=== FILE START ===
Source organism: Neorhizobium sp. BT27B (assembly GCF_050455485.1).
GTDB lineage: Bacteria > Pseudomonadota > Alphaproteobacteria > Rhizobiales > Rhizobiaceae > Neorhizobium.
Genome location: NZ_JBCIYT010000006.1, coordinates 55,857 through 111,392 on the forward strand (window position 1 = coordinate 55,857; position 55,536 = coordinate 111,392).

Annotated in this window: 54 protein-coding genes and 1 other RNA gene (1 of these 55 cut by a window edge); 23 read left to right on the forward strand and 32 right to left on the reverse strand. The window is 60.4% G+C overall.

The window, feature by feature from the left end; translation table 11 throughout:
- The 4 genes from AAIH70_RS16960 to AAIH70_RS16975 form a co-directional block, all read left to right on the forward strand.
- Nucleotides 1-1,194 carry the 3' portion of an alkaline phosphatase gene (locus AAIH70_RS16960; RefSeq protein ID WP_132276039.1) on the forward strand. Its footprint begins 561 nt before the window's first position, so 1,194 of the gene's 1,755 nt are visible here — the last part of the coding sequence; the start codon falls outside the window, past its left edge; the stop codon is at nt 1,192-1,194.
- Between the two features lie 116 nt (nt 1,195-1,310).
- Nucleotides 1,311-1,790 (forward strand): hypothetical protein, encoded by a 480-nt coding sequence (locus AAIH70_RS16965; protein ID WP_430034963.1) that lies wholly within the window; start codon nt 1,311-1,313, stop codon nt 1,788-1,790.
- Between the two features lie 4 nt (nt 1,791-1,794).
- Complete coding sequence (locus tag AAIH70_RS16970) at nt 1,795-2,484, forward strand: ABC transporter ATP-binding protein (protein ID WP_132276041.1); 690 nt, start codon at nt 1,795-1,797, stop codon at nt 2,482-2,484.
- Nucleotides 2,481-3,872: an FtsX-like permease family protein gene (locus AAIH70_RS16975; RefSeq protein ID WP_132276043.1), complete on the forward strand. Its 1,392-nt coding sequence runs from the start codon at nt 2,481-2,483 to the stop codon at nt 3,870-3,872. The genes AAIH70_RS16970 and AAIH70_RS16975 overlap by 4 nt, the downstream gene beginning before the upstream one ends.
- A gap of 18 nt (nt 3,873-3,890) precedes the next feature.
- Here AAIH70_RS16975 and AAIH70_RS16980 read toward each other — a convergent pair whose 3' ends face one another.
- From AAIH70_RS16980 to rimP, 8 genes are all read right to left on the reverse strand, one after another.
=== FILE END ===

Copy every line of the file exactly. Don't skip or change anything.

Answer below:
Source organism: Neorhizobium sp. BT27B (assembly GCF_050455485.1).
GTDB lineage: Bacteria > Pseudomonadota > Alphaproteobacteria > Rhizobiales > Rhizobiaceae > Neorhizobium.
Genome location: NZ_JBCIYT010000006.1, coordinates 55,857 through 111,392 on the forward strand (window position 1 = coordinate 55,857; position 55,536 = coordinate 111,392).

Annotated in this window: 54 protein-coding genes and 1 other RNA gene (1 of these 55 cut by a window edge); 23 read left to right on the forward strand and 32 right to left on the reverse strand. The window is 60.4% G+C overall.

The window, feature by feature from the left end; translation table 11 throughout:
- The 4 genes from AAIH70_RS16960 to AAIH70_RS16975 form a co-directional block, all read left to right on the forward strand.
- Nucleotides 1-1,194 carry the 3' portion of an alkaline phosphatase gene (locus AAIH70_RS16960; RefSeq protein ID WP_132276039.1) on the forward strand. Its footprint begins 561 nt before the window's first position, so 1,194 of the gene's 1,755 nt are visible here — the last part of the coding sequence; the start codon falls outside the window, past its left edge; the stop codon is at nt 1,192-1,194.
- Between the two features lie 116 nt (nt 1,195-1,310).
- Nucleotides 1,311-1,790 (forward strand): hypothetical protein, encoded by a 480-nt coding sequence (locus AAIH70_RS16965; protein ID WP_430034963.1) that lies wholly within the window; start codon nt 1,311-1,313, stop codon nt 1,788-1,790.
- Between the two features lie 4 nt (nt 1,791-1,794).
- Complete coding sequence (locus tag AAIH70_RS16970) at nt 1,795-2,484, forward strand: ABC transporter ATP-binding protein (protein ID WP_132276041.1); 690 nt, start codon at nt 1,795-1,797, stop codon at nt 2,482-2,484.
- Nucleotides 2,481-3,872: an FtsX-like permease family protein gene (locus AAIH70_RS16975; RefSeq protein ID WP_132276043.1), complete on the forward strand. Its 1,392-nt coding sequence runs from the start codon at nt 2,481-2,483 to the stop codon at nt 3,870-3,872. The genes AAIH70_RS16970 and AAIH70_RS16975 overlap by 4 nt, the downstream gene beginning before the upstream one ends.
- A gap of 18 nt (nt 3,873-3,890) precedes the next feature.
- Here AAIH70_RS16975 and AAIH70_RS16980 read toward each other — a convergent pair whose 3' ends face one another.
- From AAIH70_RS16980 to rimP, 8 genes are all read right to left on the reverse strand, one after another.